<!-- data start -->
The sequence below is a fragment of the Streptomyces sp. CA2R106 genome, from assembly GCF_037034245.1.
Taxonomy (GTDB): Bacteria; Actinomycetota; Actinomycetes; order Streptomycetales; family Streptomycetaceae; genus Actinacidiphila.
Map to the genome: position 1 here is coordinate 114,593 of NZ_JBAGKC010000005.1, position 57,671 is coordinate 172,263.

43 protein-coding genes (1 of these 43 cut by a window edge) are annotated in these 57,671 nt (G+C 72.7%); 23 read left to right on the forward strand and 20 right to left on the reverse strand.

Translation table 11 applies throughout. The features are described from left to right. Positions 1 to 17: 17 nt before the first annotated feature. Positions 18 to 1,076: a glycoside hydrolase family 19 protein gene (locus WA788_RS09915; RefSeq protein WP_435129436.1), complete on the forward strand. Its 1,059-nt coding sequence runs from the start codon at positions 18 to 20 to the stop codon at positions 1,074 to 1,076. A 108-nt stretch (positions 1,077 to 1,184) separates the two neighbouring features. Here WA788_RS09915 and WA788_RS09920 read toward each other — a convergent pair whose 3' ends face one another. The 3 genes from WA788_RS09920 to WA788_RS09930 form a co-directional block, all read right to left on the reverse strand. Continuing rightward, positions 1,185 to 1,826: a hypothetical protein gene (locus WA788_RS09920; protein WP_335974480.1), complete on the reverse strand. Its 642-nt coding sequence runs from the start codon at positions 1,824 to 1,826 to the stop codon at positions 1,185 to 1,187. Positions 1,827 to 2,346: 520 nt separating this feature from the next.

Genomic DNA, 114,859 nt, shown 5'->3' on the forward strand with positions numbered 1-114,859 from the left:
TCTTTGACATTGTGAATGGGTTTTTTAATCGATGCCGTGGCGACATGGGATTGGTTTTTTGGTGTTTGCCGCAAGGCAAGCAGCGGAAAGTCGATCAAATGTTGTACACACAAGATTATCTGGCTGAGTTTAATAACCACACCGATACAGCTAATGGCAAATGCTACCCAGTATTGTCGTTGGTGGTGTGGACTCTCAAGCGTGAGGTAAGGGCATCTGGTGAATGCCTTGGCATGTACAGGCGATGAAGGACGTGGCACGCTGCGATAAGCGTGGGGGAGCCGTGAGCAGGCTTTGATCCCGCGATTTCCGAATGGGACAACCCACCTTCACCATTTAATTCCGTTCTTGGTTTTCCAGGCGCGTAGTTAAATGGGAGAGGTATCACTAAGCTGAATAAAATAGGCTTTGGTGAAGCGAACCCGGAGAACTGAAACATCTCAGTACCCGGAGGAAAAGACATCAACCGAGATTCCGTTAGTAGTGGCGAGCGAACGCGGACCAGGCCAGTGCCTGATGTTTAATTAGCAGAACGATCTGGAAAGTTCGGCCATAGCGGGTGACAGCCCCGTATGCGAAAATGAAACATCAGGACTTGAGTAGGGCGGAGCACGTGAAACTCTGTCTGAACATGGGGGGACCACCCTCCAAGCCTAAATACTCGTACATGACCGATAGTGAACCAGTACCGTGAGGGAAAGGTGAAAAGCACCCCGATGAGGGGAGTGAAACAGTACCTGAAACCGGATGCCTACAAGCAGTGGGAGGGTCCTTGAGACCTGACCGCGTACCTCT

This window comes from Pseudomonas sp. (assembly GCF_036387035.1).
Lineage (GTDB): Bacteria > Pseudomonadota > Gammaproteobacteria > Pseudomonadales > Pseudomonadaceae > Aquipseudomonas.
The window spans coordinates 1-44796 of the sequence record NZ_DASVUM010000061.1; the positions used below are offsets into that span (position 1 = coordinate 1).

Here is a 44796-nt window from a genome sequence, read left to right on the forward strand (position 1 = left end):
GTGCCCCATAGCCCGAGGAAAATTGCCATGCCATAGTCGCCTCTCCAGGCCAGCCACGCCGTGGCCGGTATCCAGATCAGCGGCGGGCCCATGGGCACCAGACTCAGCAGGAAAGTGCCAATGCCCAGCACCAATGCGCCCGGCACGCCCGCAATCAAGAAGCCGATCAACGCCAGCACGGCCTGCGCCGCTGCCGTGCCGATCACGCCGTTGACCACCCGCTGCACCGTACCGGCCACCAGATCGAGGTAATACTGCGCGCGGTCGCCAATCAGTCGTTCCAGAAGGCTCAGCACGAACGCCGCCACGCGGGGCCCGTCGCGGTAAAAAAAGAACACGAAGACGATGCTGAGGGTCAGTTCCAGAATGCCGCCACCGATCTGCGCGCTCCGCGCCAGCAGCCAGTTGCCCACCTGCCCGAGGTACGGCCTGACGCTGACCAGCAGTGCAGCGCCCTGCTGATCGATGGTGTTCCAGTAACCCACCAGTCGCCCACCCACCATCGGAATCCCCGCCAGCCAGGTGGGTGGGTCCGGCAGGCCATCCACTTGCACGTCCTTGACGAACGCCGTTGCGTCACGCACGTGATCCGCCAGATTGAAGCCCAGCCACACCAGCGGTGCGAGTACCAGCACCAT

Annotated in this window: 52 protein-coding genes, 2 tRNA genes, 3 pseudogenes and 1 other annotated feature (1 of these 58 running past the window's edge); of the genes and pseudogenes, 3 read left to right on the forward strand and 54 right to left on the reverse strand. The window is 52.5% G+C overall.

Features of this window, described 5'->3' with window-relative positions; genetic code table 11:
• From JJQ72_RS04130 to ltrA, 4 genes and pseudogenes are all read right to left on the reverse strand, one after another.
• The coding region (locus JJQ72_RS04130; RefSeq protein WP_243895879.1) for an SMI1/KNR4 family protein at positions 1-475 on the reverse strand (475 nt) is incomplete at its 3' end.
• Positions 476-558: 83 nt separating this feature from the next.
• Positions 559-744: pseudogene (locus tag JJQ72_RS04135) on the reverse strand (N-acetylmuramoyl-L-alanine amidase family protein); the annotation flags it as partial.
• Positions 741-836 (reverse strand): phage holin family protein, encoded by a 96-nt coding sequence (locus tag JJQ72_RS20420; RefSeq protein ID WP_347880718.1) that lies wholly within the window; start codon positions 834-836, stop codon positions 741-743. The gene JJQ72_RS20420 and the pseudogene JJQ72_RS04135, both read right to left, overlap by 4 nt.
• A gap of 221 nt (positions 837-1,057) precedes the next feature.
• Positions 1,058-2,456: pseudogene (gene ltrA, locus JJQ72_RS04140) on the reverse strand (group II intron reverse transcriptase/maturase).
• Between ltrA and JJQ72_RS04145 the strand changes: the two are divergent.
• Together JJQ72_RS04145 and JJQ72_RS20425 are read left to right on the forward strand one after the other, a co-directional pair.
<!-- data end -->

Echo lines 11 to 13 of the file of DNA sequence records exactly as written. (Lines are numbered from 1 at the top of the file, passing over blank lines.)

Here is a 44796-nt window from a genome sequence, read left to right on the forward strand (position 1 = left end):
GTGCCCCATAGCCCGAGGAAAATTGCCATGCCATAGTCGCCTCTCCAGGCCAGCCACGCCGTGGCCGGTATCCAGATCAGCGGCGGGCCCATGGGCACCAGACTCAGCAGGAAAGTGCCAATGCCCAGCACCAATGCGCCCGGCACGCCCGCAATCAAGAAGCCGATCAACGCCAGCACGGCCTGCGCCGCTGCCGTGCCGATCACGCCGTTGACCACCCGCTGCACCGTACCGGCCACCAGATCGAGGTAATACTGCGCGCGGTCGCCAATCAGTCGTTCCAGAAGGCTCAGCACGAACGCCGCCACGCGGGGCCCGTCGCGGTAAAAAAAGAACACGAAGACGATGCTGAGGGTCAGTTCCAGAATGCCGCCACCGATCTGCGCGCTCCGCGCCAGCAGCCAGTTGCCCACCTGCCCGAGGTACGGCCTGACGCTGACCAGCAGTGCAGCGCCCTGCTGATCGATGGTGTTCCAGTAACCCACCAGTCGCCCACCCACCATCGGAATCCCCGCCAGCCAGGTGGGTGGGTCCGGCAGGCCATCCACTTGCACGTCCTTGACGAACGCCGTTGCGTCACGCACGTGATCCGCCAGATTGAAGCCCAGCCACACCAGCGGTGCGAGTACCAGCACCAT

Annotated in this window: 52 protein-coding genes, 2 tRNA genes, 3 pseudogenes and 1 other annotated feature (1 of these 58 running past the window's edge); of the genes and pseudogenes, 3 read left to right on the forward strand and 54 right to left on the reverse strand. The window is 52.5% G+C overall.